Planned Maintenance programs help owners operate equipment to maximum efficiency.
Gas turbines that generate power have typical design lives of 100,000 Equivalent Operating Hours or ten years between major outages. Operating a gas turbine past its design life increases the risk of failure.
Owners and operators should routinely evaluate how much life is left in the turbine’s components if they want to have more running hours from the gas turbine. For this they should take into account many other factors then just Equivalent Operating Hours, such as operational behavior, ambient conditions, fuel composition and quality, and the scope and timing and history of planned maintenance.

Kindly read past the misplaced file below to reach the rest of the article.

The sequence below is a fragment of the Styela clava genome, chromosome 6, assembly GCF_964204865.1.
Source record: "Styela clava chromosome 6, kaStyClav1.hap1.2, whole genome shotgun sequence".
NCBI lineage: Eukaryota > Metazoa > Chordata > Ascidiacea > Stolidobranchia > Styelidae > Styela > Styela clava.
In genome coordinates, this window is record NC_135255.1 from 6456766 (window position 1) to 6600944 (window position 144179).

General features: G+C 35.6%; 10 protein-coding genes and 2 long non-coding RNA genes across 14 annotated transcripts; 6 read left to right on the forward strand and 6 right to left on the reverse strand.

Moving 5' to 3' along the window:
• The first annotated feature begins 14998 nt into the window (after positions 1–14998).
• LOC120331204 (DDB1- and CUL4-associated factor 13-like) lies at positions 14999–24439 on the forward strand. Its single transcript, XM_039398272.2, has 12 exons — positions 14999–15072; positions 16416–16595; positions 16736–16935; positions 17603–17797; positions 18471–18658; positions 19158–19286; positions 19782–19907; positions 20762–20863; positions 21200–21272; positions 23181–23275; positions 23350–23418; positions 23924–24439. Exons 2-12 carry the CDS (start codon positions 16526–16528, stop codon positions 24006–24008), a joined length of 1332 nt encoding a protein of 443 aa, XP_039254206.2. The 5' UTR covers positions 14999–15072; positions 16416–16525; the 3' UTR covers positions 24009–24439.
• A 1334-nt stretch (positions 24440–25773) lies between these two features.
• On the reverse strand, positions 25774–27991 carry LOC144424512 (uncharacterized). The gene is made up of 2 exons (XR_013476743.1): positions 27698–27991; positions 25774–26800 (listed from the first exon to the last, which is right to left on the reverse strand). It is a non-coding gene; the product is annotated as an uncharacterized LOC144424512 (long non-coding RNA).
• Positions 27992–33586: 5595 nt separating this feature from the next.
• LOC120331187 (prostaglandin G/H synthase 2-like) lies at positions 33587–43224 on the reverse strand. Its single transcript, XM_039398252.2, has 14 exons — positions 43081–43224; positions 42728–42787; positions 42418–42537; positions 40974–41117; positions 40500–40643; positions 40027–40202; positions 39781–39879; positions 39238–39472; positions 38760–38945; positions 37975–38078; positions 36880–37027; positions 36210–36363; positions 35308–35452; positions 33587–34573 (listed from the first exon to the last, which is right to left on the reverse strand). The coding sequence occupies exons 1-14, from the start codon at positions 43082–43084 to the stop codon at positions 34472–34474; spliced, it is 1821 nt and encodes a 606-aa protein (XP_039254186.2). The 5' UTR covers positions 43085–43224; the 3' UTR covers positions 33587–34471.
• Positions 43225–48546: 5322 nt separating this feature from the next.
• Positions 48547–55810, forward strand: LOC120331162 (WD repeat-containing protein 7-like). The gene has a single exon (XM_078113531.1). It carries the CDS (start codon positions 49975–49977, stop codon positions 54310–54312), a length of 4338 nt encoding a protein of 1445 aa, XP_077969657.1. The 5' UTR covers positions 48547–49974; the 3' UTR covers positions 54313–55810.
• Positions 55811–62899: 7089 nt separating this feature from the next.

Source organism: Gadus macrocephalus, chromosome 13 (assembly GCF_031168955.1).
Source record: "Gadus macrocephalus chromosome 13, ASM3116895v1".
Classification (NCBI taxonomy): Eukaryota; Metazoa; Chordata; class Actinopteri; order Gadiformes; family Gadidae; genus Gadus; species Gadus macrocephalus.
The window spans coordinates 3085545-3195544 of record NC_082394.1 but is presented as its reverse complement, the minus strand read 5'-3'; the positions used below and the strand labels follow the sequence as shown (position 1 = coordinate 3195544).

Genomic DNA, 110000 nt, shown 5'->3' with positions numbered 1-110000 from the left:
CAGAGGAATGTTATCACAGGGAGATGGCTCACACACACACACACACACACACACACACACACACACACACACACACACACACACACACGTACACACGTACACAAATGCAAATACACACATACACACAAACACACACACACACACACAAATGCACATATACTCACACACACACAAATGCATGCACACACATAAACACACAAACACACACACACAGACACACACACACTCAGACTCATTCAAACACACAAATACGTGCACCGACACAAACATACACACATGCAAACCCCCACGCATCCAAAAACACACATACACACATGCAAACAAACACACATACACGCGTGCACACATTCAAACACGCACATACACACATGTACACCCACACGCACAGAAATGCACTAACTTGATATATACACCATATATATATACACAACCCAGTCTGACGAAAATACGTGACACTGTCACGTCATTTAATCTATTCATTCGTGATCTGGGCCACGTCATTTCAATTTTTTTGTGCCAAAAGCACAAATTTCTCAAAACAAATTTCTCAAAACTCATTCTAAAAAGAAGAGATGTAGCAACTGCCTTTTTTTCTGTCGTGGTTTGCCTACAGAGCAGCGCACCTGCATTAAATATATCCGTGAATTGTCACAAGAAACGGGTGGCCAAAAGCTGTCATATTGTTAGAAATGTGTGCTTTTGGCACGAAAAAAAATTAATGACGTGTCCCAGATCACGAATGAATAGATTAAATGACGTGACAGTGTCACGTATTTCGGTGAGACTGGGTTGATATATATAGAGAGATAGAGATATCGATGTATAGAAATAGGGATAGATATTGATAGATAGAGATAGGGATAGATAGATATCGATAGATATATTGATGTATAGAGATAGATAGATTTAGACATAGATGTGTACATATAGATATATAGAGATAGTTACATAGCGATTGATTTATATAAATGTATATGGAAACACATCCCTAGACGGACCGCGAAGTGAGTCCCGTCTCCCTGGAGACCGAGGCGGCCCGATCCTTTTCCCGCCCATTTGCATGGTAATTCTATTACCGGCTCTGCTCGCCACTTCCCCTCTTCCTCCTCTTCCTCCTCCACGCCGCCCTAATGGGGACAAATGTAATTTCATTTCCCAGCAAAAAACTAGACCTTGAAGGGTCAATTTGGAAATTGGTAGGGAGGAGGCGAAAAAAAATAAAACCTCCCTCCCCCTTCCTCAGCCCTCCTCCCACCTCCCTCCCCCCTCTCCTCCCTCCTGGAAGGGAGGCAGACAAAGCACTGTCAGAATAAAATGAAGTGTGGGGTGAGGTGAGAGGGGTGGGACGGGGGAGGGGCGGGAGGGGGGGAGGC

…Lifetime evaluation is usually done using inspection and measurement best practices during a planned outage before 100,000 Equivalent Operating Hours.
Lifetime evaluation is usually done using inspection and measurement best practices during a planned outage before 100,000 Equivalent Operating Hours. After assessment, the components can be exchanged, upgraded, or put to partial or even constant use. The understanding an OEM has from its fleet can help in identifying crucial areas and suggesting solutions.
Component lives can be cut short by:
Foreign Object Damage
High Cycle and Low Cycle Fatigue
A planned outage will cover all issues specific to the unit. A solid planned maintenance program can improve plant reliability and availability, and also reduce lifecycle cost. Reducing failure risks could also lower insurance premiums.